A matter of perspective: OitNB

Spoiler Alert: There be spoilers for Orange is the New Black, Season Five. Well all the seasons really, but season five is the new one so is the most warn-worthy.

So, after watching season five of Orange is the New Black, I did something I had intended to do after watching the fourth season and realising I had slightly forgotten some of the characters' names: watch it all again from the start. Yes, pretty much within a month of watching season five for the first time I was back and watching it for the second time, riding a wave that had started from the depth os season one. And I have no regrets, it was absolutely glorious. It really is one of my all time favourite shows. Mostly due to one character.



Yes, Taystee is most definitely the main character of Orange is the New Black now. We've all seen how it shifts, imperceptibly at times, from Piper's story, to an ensemble piece, with Taystee front and centre in season five. It's wonderfully done, and I'm not going to repeat what other people have eloquently written on the subject and the amazing arc that Taystee goes through over the five seasons, like this Variety piece.

Instead, I'm asking you all to go back to the beginning and think about the series differently. Obviously we need an entry point to the prison, and a new inmate such as Piper is the perfect jumping off point. We're gradually introduced to all these characters, slowly building up more information about them through the variety of flashbacks – those that show the crimes that have brought them to Litchfield, and those that just show the place they've come from, leaving us with a few mysteries.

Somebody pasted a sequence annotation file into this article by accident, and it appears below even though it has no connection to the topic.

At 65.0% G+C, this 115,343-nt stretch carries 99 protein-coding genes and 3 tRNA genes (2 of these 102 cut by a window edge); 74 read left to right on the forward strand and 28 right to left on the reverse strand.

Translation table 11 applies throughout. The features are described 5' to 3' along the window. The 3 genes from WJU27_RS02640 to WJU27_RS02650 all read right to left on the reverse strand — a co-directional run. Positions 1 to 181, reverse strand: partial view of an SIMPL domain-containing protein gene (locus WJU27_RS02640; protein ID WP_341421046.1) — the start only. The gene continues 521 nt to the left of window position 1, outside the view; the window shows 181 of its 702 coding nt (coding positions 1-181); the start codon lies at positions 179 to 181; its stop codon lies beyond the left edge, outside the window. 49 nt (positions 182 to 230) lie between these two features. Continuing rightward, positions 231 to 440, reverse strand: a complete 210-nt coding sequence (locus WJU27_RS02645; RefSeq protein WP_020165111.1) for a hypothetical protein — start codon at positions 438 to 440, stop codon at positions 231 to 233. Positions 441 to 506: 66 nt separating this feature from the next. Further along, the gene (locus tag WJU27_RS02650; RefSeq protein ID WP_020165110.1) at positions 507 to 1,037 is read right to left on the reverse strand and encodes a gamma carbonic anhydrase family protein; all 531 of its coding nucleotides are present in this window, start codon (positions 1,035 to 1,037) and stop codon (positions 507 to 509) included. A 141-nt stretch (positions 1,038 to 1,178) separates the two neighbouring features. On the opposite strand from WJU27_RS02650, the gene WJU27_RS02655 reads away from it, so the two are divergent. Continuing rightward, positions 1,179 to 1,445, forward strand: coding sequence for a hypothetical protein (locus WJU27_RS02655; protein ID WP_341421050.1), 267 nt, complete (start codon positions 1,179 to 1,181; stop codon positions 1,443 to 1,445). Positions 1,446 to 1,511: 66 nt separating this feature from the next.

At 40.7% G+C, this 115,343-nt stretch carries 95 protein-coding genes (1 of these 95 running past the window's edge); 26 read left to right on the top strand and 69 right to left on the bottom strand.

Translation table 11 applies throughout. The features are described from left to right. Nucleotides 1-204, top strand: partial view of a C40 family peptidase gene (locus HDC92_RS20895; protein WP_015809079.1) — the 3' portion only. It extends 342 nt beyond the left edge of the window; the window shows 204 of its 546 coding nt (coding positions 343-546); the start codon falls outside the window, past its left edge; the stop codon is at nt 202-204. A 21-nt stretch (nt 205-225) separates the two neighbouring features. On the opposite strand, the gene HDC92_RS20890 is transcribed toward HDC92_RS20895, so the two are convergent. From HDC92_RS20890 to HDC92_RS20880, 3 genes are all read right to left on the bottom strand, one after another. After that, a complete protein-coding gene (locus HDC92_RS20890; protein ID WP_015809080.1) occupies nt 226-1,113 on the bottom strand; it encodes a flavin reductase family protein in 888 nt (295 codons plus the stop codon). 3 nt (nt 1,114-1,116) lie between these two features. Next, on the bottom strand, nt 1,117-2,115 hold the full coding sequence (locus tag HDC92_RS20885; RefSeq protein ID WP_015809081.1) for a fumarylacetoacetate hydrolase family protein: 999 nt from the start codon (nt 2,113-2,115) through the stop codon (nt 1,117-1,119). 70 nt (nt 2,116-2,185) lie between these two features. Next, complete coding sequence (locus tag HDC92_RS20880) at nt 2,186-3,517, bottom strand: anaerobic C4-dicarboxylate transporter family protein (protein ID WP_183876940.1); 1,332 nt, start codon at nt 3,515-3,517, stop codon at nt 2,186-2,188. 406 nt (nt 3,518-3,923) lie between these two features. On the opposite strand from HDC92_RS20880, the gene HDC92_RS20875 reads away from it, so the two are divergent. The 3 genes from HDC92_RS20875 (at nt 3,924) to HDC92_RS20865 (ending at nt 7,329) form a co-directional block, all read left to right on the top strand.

But what if Piper wasn't our eye into Litchfield? What if we instead followed Taystee? Obviously it would need a little switching so that she is entering the prison in episode one, instead of already being incarcerated and friends with Poussey. There's an easy switch though, as Watson arrives with Piper and Diaz on day one. Watson can just as easily be the character that's already there that Taystee befriends as she gets her head around prison life, and we can see the friendship with Poussey from day one.

This is not to say that we need to see their friendship develop from the start. Absolutely not, as it already is on the screen, their friendship and Taystee's grief over the loss of Poussey is perfectly played out, due mainly to some excellent performances. There's really nothing to improve upon there.

What my proposed change would do is give Taystee's earlier story some weight. Vee turns up in season 2, a perfect villain that meets a satisfying end at the hands, or wheels, of Rosa. The way she gets into Crazy Eyes' head is the stuff of pure evil, and through it all she did make a point of empowering Susanne, making her a stronger person, though at a heavy cost of becoming a weapon, turned against even Poussey. All wonderful stuff, and of course, made more so with her connection to Taystee, having befriended her out on the streets as we see in the flashbacks. Taystee has had approximately no breaks out in the real world and Vee offered her a welcoming hand in troubling times. A complicated relationship ensues, made all the more complex on the inside of the prison - y'all know how the season plays out.